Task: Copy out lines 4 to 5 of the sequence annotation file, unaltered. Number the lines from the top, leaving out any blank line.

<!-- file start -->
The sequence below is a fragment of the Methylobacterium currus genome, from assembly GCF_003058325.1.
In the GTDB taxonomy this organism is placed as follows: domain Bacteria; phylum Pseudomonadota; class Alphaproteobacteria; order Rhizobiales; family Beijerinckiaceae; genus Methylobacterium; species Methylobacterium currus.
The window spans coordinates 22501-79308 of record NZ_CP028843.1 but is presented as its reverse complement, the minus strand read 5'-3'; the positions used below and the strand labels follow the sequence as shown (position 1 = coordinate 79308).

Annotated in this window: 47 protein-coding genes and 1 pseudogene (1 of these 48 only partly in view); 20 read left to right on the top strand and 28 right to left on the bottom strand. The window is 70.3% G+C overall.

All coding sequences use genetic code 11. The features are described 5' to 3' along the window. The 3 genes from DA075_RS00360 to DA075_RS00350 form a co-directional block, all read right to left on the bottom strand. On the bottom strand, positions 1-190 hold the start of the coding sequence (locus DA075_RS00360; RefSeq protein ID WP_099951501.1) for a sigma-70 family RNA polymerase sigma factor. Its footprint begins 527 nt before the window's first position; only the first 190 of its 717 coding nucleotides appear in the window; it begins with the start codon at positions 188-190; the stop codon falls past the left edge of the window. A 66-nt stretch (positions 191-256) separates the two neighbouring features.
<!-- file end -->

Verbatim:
Annotated in this window: 47 protein-coding genes and 1 pseudogene (1 of these 48 only partly in view); 20 read left to right on the top strand and 28 right to left on the bottom strand. The window is 70.3% G+C overall.

All coding sequences use genetic code 11. The features are described 5' to 3' along the window. The 3 genes from DA075_RS00360 to DA075_RS00350 form a co-directional block, all read right to left on the bottom strand. On the bottom strand, positions 1-190 hold the start of the coding sequence (locus DA075_RS00360; RefSeq protein ID WP_099951501.1) for a sigma-70 family RNA polymerase sigma factor. Its footprint begins 527 nt before the window's first position; only the first 190 of its 717 coding nucleotides appear in the window; it begins with the start codon at positions 188-190; the stop codon falls past the left edge of the window. A 66-nt stretch (positions 191-256) separates the two neighbouring features.